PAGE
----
Moreton-Robinson taught Indigenous studies at Griffith University in Brisbane and Women's Studies at Flinders University in Adelaide.[7] She was an Australian Research Council Postdoctoral Fellow at the Australian Studies Centre, University of Queensland. She worked at Queensland University of Technology (QUT) from 2006 until 2019, becoming Professor of Indigenous Studies and Dean of Indigenous Research and Engagement.[5] On 17 June 2016 she was the first Aboriginal Professor to be conferred the title of Distinguished Professor by QUT.[8] She is currently Professor of Indigenous Research at RMIT in Melbourne, and an Indigenous Elder Scholar in Residence. [9]

Moreton-Robinson is the Director of the National Indigenous Research Knowledges Network, a former Council Member of the Native American Indigenous Studies Association, Executive member of National, Aboriginal and Torres Strait Islander Higher Education, President of Australian Critical whiteness studies Association, Member of Australian Institute of Aboriginal and Torres Strait Islander Studies, and has held positions on a number of boards, advisory committees and associations.[6] Moreton-Robinson established and is an editor for the International eJournal of Critical Indigenous Studies.[10]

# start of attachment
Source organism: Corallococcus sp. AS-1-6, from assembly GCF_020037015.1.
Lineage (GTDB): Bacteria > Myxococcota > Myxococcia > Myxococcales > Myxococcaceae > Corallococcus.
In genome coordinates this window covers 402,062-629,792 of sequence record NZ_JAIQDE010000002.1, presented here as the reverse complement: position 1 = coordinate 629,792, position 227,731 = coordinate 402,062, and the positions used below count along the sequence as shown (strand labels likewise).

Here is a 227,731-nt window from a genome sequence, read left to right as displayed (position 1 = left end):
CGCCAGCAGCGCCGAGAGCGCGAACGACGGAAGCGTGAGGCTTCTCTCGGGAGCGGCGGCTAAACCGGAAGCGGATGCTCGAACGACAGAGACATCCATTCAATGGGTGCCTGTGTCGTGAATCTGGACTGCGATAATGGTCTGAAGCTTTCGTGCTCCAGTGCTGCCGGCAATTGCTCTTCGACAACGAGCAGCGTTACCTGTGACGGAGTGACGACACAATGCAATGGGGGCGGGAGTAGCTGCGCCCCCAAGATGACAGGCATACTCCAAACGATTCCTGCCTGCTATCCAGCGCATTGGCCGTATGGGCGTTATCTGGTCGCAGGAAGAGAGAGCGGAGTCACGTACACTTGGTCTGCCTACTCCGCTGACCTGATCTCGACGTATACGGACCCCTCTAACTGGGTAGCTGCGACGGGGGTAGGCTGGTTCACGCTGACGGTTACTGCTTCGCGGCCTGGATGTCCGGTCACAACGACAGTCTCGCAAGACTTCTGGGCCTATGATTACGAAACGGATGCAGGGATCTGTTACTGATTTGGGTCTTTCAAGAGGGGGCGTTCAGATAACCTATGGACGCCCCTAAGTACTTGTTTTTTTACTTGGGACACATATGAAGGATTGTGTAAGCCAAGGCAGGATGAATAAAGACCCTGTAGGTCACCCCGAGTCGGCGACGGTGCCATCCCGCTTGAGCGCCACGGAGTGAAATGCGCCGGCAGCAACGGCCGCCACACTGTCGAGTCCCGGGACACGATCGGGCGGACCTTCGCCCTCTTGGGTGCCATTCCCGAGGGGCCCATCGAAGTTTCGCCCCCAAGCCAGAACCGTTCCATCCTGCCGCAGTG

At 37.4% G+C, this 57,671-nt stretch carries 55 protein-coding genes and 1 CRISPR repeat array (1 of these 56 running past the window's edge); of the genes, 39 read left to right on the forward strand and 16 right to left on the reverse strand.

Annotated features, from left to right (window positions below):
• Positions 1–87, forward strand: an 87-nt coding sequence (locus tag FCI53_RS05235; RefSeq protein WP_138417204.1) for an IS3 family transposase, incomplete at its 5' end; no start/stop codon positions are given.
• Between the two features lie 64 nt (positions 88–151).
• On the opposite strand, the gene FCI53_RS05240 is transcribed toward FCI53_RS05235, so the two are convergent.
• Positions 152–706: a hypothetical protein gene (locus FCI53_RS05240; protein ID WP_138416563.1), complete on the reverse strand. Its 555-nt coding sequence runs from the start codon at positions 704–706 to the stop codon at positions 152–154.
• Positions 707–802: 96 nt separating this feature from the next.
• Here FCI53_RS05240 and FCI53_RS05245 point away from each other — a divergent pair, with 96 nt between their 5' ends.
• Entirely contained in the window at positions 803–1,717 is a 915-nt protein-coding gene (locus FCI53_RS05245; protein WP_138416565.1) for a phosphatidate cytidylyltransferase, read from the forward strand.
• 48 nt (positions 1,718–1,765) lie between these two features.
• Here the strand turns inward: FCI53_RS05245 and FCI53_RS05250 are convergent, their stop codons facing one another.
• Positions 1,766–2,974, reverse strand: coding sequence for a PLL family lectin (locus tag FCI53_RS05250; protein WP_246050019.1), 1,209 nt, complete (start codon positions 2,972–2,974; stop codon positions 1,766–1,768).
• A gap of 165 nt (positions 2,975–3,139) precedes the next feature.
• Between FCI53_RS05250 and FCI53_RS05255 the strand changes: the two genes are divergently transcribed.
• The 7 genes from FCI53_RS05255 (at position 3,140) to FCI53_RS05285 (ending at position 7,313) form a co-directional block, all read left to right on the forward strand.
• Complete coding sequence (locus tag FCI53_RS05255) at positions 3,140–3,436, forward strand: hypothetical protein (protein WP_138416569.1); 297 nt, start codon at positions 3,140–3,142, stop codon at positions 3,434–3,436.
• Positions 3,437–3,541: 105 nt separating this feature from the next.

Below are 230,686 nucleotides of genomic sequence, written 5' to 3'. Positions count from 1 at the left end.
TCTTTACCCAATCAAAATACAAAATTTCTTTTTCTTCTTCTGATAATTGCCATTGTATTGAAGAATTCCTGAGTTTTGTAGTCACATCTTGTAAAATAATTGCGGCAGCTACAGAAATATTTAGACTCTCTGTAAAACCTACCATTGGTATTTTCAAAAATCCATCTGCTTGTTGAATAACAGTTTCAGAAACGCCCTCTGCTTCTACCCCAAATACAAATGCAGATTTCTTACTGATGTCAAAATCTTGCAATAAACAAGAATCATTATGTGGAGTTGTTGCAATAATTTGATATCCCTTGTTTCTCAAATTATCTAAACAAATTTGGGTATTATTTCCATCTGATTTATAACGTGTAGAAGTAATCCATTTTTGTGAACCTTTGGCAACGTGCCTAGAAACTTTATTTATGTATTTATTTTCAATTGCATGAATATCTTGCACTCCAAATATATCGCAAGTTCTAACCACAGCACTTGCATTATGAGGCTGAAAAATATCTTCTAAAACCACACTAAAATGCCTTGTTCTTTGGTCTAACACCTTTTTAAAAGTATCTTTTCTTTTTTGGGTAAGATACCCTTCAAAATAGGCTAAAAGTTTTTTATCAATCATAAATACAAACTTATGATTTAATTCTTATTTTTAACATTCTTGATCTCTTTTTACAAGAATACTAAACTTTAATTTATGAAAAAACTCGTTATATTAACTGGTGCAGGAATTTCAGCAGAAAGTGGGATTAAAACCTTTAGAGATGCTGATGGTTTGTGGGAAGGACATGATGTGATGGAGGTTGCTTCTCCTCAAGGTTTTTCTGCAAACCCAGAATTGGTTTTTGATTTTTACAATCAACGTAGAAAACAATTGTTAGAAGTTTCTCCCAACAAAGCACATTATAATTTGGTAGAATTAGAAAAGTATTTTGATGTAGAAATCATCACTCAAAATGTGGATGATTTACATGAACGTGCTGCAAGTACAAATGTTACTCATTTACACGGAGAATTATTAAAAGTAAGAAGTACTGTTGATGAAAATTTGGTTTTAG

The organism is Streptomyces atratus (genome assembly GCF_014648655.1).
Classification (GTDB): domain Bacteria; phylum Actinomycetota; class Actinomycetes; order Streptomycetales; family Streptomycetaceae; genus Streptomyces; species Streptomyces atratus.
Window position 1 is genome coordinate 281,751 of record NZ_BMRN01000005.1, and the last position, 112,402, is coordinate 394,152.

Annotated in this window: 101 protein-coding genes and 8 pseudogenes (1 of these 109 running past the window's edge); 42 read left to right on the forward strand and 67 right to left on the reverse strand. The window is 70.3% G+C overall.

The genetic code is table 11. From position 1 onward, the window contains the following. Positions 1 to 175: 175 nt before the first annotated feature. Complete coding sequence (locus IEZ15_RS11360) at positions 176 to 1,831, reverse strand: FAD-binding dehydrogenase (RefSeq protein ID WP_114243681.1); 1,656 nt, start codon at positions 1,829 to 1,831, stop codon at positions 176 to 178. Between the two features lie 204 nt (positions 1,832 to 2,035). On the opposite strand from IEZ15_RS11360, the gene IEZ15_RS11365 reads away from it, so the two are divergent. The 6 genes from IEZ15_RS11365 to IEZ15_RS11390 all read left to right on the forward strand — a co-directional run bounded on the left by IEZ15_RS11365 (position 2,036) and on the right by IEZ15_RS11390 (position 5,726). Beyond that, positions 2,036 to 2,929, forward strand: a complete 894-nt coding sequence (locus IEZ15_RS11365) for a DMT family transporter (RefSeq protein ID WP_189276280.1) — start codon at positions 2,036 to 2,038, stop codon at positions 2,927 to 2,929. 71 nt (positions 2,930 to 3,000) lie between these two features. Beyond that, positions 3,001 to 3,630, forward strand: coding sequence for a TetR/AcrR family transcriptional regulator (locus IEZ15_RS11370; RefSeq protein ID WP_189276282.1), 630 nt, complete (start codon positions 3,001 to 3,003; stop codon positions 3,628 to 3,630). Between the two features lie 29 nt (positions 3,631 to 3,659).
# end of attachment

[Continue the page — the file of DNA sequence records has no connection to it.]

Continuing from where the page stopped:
She has been invited to and presented at the University of Washington, University of California Los Angeles, Oberlin College, University of London, University of Geneva, University of Illinois, Dartmouth, Wesleyan University, University of Hawaii, University of Michigan and the University of Alberta.[7][11]

Distinguished Professor Moreton-Robinson developed a masterclass for Indigenous postgraduate students. The program is designed to build research skills and to improve the completion rates of Indigenous researchers. The Indigenous Research Methodologies Masterclass is the only Indigenous-designed and evidence-based model contributing to closing the education gap in Australia.[12]

Contributions to theory[edit]

Moreton-Robinson's research and writing has focused on the experience of Aboriginal Australians since colonial settlement and issues of race and Whiteness studies, post-colonialism, women's studies and indigenous feminism, indigenous studies, native title law and Aboriginal land rights.[7]

Moreton-Robinson, through her series of journal articles which were compiled to create the book The White Possessive,[13] is considered to have made a significant contribution to the field of Indigenous Studies. Maori academic, Hemopereki Simon, refers to this collection of articles and the theory derived from them as "The White Possessive Doctrine" in his application of Moreton-Robinson's theory to Aotearoa/New Zealand.[14]